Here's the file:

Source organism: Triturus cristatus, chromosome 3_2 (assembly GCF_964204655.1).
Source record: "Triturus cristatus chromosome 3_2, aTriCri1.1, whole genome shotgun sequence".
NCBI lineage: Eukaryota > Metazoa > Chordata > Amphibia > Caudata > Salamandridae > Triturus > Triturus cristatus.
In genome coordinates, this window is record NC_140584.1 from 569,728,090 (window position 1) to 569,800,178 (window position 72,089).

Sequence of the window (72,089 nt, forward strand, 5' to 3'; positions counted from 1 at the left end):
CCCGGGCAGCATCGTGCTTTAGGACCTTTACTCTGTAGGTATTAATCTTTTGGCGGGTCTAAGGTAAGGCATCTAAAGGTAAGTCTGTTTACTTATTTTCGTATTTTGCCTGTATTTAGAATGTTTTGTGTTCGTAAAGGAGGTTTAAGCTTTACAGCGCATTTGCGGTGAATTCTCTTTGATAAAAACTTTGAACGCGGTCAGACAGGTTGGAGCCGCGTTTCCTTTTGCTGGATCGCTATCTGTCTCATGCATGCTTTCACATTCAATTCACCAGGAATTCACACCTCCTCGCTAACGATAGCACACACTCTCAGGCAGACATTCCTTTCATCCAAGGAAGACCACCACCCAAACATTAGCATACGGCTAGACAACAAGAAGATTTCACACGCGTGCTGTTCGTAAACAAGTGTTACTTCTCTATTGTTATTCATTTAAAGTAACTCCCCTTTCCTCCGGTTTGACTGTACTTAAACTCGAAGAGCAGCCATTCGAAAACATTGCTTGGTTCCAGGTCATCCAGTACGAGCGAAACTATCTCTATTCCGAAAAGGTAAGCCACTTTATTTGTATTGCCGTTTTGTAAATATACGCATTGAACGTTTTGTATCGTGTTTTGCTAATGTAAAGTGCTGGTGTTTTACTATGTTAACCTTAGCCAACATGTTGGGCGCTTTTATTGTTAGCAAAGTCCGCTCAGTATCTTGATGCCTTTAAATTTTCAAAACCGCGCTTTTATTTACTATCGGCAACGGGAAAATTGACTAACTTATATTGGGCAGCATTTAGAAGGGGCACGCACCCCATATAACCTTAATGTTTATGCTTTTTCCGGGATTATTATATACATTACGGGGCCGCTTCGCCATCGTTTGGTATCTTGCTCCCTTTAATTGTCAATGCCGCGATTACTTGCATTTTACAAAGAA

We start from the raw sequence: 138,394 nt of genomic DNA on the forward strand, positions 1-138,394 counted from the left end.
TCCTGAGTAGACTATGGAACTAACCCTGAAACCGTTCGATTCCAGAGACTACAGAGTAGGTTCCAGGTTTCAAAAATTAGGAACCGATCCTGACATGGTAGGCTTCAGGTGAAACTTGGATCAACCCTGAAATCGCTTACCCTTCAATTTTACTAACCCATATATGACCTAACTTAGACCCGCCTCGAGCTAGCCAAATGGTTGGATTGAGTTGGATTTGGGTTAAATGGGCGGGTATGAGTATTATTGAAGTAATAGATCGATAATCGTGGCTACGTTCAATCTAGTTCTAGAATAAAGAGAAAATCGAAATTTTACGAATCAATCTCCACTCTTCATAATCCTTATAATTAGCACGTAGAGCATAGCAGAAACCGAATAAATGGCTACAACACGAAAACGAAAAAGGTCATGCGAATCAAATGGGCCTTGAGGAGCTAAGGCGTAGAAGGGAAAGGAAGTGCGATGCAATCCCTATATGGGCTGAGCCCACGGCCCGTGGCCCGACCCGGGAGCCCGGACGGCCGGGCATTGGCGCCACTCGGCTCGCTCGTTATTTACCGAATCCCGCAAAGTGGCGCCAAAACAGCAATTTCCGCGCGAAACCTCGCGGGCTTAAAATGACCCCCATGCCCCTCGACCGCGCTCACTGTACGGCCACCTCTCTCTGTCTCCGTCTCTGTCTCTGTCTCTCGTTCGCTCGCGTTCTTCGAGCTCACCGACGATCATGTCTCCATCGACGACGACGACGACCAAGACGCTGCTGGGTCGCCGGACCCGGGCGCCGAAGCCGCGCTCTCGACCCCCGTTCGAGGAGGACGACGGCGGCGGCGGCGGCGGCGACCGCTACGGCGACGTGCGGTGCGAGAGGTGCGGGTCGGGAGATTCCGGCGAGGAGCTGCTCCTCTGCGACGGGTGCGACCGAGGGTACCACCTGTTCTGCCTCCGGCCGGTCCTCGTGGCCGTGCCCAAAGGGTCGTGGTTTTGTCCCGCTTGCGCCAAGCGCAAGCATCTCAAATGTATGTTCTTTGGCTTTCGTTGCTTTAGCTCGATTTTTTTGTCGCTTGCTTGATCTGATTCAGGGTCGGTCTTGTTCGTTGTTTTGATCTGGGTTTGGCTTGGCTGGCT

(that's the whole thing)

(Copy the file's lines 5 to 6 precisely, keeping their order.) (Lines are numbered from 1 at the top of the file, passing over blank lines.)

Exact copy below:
Sequence of the window (72,089 nt, forward strand, 5' to 3'; positions counted from 1 at the left end):
CCCGGGCAGCATCGTGCTTTAGGACCTTTACTCTGTAGGTATTAATCTTTTGGCGGGTCTAAGGTAAGGCATCTAAAGGTAAGTCTGTTTACTTATTTTCGTATTTTGCCTGTATTTAGAATGTTTTGTGTTCGTAAAGGAGGTTTAAGCTTTACAGCGCATTTGCGGTGAATTCTCTTTGATAAAAACTTTGAACGCGGTCAGACAGGTTGGAGCCGCGTTTCCTTTTGCTGGATCGCTATCTGTCTCATGCATGCTTTCACATTCAATTCACCAGGAATTCACACCTCCTCGCTAACGATAGCACACACTCTCAGGCAGACATTCCTTTCATCCAAGGAAGACCACCACCCAAACATTAGCATACGGCTAGACAACAAGAAGATTTCACACGCGTGCTGTTCGTAAACAAGTGTTACTTCTCTATTGTTATTCATTTAAAGTAACTCCCCTTTCCTCCGGTTTGACTGTACTTAAACTCGAAGAGCAGCCATTCGAAAACATTGCTTGGTTCCAGGTCATCCAGTACGAGCGAAACTATCTCTATTCCGAAAAGGTAAGCCACTTTATTTGTATTGCCGTTTTGTAAATATACGCATTGAACGTTTTGTATCGTGTTTTGCTAATGTAAAGTGCTGGTGTTTTACTATGTTAACCTTAGCCAACATGTTGGGCGCTTTTATTGTTAGCAAAGTCCGCTCAGTATCTTGATGCCTTTAAATTTTCAAAACCGCGCTTTTATTTACTATCGGCAACGGGAAAATTGACTAACTTATATTGGGCAGCATTTAGAAGGGGCACGCACCCCATATAACCTTAATGTTTATGCTTTTTCCGGGATTATTATATACATTACGGGGCCGCTTCGCCATCGTTTGGTATCTTGCTCCCTTTAATTGTCAATGCCGCGATTACTTGCATTTTACAAAGAA